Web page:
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Award-Winning Fry Bread Recipe

—from the recipe books of Ramona Horsechief

4 ½ cups self-rising flour

1/8 cup granulated sugar

1 tablespoon salt

Warm water, 1/8 cup at a time

Pour half of a five-pound bag of flour into a large mixing bowl. Add the sugar and salt, and 1/8-cup warm water.

Mix the dough to a sticky consistency, adding water as needed. When you shake the bowl, the dough should move, and the top of the dough should have a little bit of a shine to it. Lightly sprinkle a dusting of flour over the top of the dough.

Cover the bowl with plastic wrap and allow dough to rise for a minimum of 30 to 45 minutes. The dough will rise and become soft.

Pour cooking oil into a large, deep pan and heat to 350 to 375 degrees. Oil should be at least two inches deep. Set out a bowl of flour and clear a workspace that is lightly dusted with flour. Pinch off a small piece of dough and pat out on your workspace. Work the dough back and forth and in a circular motion to form a circle that is six to eight inches in diameter. Poke a hole in the middle of the frybread to ensure the center gets cooked.

Carefully place the dough into the hot oil. The frybread should spread out and puff up while cooking. Cook approximately four minutes on each side. Remove from oil and place on paper towels to drain. Allow to sit for a few minutes then transfer to serving bowl. Makes approximately 15 fry breads.

Some of Chef Ramona Horsechief’s favorite Indian taco toppings include seasoned ground beef, pinto beans, shredded lettuce, tomatoes, cheese, onions, sour cream, and salsa. Layer in order given.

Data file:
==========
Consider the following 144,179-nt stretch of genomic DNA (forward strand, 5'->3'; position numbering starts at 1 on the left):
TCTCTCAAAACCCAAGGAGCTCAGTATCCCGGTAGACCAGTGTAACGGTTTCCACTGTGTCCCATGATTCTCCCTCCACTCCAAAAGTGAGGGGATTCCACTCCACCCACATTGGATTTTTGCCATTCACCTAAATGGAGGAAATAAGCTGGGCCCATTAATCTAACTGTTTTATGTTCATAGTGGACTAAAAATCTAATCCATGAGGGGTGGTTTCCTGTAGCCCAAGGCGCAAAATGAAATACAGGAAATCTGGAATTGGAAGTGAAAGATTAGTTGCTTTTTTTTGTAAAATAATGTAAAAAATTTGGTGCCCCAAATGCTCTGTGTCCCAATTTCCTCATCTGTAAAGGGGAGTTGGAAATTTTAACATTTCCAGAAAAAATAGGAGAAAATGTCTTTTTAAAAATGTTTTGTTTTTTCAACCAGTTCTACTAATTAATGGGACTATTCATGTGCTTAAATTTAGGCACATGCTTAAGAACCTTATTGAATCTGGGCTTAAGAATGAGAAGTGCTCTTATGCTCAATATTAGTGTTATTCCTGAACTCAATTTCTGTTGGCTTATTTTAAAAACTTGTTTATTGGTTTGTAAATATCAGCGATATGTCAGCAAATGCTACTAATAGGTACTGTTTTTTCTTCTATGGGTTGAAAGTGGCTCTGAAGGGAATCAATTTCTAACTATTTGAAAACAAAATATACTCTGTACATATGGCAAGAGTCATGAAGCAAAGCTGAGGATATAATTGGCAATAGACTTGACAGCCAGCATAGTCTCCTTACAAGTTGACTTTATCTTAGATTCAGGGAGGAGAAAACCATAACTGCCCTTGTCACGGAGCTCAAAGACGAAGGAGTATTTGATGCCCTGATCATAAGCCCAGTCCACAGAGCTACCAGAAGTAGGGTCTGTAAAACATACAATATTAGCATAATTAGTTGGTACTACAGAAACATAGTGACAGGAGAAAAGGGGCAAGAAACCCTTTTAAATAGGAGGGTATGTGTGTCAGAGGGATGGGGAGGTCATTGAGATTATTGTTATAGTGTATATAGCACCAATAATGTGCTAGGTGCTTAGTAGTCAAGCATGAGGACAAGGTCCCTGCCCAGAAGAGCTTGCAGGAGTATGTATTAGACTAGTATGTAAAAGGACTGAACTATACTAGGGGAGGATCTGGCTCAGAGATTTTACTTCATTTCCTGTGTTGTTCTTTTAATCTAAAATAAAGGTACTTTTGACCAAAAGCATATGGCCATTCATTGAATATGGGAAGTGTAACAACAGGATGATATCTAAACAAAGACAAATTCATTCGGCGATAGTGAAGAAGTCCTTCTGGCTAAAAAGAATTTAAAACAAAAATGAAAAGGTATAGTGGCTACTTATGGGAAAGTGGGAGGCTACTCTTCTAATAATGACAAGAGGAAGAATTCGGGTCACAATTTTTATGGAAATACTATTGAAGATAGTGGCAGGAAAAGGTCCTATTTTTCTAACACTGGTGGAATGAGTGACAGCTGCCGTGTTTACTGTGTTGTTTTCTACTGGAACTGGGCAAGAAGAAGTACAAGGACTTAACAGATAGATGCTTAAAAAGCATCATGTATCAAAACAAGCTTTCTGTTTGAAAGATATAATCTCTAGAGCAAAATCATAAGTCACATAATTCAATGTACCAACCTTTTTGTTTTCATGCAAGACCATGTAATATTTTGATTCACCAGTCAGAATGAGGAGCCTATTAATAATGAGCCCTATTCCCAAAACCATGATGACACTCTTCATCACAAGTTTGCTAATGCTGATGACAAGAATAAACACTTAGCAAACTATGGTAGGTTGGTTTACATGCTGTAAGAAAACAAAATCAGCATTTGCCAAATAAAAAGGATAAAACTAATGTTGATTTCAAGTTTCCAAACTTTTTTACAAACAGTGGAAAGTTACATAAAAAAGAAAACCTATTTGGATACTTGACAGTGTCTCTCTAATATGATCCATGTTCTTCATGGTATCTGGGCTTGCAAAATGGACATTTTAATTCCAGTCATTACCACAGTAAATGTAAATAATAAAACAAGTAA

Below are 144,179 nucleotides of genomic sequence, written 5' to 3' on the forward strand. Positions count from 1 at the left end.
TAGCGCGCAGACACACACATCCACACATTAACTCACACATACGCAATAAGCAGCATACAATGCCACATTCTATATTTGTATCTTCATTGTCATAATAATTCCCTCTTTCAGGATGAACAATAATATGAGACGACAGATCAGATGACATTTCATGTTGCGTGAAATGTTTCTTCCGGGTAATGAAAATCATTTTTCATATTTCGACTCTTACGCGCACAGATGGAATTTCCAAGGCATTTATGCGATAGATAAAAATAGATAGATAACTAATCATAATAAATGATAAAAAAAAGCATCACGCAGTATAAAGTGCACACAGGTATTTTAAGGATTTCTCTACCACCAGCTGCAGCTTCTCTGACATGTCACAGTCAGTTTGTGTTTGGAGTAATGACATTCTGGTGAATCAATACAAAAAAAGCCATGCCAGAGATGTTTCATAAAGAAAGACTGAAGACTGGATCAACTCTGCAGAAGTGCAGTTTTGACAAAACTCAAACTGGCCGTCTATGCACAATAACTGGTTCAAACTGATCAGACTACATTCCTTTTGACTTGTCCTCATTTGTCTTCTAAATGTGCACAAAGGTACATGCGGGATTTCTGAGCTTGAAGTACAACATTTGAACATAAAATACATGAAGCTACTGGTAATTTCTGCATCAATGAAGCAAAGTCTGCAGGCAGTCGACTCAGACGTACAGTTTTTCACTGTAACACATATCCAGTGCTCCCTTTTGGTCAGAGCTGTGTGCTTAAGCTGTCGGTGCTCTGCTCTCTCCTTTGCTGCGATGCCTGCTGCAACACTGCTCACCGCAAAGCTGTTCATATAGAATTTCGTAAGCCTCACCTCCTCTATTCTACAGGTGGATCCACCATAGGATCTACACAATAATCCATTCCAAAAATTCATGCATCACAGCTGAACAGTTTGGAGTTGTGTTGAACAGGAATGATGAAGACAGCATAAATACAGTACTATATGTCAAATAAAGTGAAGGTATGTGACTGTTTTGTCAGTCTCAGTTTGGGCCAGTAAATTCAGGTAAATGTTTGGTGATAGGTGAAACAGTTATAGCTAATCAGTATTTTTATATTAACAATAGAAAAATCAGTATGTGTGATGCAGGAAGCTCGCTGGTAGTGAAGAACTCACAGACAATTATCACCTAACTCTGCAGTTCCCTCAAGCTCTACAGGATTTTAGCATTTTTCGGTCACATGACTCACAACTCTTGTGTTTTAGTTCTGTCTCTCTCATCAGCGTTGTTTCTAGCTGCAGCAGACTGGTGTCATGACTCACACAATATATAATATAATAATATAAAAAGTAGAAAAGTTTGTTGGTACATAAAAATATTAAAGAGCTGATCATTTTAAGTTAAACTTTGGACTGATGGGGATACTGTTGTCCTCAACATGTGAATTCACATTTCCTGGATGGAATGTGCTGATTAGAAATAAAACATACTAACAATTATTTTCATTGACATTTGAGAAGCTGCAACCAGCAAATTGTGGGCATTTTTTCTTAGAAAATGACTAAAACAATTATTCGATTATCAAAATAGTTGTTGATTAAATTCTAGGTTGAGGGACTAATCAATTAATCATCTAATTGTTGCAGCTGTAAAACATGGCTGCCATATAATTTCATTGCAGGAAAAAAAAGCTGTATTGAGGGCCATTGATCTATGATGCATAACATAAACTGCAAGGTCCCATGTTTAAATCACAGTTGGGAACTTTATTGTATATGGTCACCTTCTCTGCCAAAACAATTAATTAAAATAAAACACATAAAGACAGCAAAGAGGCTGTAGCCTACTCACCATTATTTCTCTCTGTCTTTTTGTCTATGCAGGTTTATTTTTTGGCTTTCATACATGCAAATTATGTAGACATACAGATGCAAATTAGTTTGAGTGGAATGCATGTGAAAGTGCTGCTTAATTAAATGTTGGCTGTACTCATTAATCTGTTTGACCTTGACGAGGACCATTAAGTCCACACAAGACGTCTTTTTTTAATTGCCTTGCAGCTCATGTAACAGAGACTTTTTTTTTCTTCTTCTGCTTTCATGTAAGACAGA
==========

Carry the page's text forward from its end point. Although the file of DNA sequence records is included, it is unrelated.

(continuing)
“Practice makes perfect—don’t get frustrated. Frybread rocks,” said Chef Ramona Horsechief, Pawnee and Cherokee.

Try your hand at Chef Ramona Horsechief’s award-winning fry bread recipe. She is seen here at the 2016 National Indian Taco Championship competition in Pawhuska, Oklahoma.

Courtesy Ramona Horsechief

Try your hand at Chef Ramona Horsechief’s award-winning fry bread recipe. She is seen here at the 2016 National Indian Taco Championship competition in Pawhuska, Oklahoma.

After following either of these fry bread recipes, you can top your breads with whatever you choose, like this savory option with cheese, tomatoes and lettuce.

Courtesy Ramona Horsechief

After following either of these fry bread recipes, you can top your breads with whatever you choose, like this savory option with cheese, tomatoes and lettuce.

Fry Bread Rules

Don’t use water that is too hot or too cold. Either can cause the dough to be too sticky.

Don’t over-knead dough. Over-working causes the gluten to break down and results in tough, chewy bread.

Don’t under- or over-heat oil. Oil that is not hot enough will not allow the dough to achieve a crisp, golden texture and the bread will be soggy and doughy. Oil that is too hot will smoke and burn and result in bread that is overdone on the outside and undercooked inside. Test by dropping a very small piece of dough into the oil—if it sizzles, it’s ready.

Ideal temperature for oil is 350 to 375 degrees.

Always place dough into the oil gently to prevent splashing.

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Native American Chefs Share Scrumptious Fry Bread Recipes